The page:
I love OpenStreetMap as it is an incredible patchwork of niche interests and groups that collaborate towards an ecosystem that benefits everybody. This amazing spirit of cooperation not only needs to be encouraged further within the wider OSM community, but embraced tighter within the OSMF itself. If we work with this goal in mind we can create the best technical output, the best working environment, and the best community for everyone.

Location: Grandpont, Oxford, Oxfordshire, South East, England, United Kingdom

OSM Dark Theme

Posted by 51114u9 on 19 November 2015 in English (English)

osm-after with a dark theme

I created a dark theme for my desktop environment (xfce) with a dark theme. My simple GreaseMonkey/TamperMonkey/VioletMonkey script is applied into the header, sidebars, panels and leaflet elements and partially into iD editor.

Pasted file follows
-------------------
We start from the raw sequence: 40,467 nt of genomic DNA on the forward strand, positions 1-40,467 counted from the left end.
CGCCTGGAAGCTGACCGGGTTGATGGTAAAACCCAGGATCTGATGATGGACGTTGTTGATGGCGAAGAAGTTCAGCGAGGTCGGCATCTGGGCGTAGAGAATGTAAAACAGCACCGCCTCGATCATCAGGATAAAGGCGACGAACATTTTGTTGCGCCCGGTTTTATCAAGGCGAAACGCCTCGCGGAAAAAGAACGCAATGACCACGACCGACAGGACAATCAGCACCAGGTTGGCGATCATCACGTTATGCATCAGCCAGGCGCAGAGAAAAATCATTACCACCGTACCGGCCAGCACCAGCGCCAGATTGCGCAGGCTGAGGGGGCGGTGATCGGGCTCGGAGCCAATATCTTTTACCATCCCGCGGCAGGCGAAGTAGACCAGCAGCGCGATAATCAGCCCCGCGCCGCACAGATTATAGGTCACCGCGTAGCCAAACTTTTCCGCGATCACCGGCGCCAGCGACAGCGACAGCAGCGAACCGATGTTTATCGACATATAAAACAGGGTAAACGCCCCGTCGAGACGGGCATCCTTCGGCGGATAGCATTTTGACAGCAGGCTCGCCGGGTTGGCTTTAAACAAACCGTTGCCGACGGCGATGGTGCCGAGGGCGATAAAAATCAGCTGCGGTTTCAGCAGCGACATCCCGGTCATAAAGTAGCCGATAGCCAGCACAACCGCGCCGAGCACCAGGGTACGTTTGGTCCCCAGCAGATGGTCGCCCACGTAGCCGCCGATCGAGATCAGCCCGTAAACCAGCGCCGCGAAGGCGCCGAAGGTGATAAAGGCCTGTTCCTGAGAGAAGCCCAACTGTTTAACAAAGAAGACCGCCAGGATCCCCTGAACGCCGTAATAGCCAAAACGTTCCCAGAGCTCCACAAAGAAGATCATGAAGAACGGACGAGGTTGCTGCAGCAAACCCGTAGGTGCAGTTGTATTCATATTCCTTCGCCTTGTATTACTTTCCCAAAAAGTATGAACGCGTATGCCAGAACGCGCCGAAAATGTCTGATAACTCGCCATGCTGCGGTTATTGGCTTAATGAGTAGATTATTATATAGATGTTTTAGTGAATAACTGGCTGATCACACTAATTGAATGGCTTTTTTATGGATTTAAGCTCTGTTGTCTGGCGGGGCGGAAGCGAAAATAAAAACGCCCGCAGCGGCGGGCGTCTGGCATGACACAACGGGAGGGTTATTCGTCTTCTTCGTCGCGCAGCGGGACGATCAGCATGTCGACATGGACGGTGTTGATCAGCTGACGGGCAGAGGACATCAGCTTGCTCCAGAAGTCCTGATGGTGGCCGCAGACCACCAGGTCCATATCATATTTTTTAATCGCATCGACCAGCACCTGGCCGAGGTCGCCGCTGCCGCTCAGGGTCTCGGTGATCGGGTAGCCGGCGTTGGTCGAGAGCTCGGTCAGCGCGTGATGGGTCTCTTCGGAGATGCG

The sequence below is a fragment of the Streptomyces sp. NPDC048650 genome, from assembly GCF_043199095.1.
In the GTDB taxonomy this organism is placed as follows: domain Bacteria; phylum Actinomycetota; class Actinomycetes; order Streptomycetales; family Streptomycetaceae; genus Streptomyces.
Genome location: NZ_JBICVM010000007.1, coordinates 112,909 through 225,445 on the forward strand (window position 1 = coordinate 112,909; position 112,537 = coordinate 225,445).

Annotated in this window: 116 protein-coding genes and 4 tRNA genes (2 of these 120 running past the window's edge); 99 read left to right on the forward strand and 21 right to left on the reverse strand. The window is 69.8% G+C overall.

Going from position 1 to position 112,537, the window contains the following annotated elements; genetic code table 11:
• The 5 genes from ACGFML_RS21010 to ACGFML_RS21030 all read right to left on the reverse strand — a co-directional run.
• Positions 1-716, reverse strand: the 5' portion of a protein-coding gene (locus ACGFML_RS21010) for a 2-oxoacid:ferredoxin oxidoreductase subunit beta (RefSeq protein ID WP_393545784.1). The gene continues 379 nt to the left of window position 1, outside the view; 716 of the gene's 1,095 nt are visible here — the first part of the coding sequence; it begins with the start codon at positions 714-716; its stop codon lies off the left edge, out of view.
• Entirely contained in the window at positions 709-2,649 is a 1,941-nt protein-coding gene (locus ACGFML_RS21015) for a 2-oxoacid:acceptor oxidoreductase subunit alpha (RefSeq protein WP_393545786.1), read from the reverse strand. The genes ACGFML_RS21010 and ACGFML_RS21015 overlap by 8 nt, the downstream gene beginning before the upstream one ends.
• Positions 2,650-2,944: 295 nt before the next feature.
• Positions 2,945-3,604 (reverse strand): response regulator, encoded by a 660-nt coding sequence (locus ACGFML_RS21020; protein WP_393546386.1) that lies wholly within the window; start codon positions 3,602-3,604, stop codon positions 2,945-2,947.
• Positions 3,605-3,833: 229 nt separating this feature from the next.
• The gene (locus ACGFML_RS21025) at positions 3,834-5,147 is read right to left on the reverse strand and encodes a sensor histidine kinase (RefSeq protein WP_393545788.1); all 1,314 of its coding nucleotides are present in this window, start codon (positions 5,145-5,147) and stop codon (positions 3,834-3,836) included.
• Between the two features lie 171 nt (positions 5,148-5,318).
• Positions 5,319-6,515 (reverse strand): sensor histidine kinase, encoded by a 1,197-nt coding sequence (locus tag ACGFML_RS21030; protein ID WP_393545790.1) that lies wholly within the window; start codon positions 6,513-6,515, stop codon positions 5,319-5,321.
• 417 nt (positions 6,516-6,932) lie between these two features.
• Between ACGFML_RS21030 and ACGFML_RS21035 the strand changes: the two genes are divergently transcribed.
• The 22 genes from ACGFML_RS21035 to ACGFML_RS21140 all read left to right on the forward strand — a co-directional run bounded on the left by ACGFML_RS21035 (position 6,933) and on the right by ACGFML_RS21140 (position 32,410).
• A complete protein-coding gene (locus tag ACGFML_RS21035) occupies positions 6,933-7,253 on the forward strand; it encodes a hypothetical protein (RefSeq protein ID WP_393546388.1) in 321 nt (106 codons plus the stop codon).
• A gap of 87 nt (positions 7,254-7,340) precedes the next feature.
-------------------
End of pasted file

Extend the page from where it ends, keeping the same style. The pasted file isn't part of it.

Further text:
How to install

Read the install section at

Feedback and Contribute


GIS Day in Lomé and Haiti in the middle of two OSM and GIS capacity building missions

Posted by Nicolas Chavent on 19 November 2015 in English (English)

"GIS Day" 08 PM (UTC), it's mid day in Port Au Prince (Haiti) and night time in Lomé (Togo) after long and happy working hours around OSM, GIS and opendata.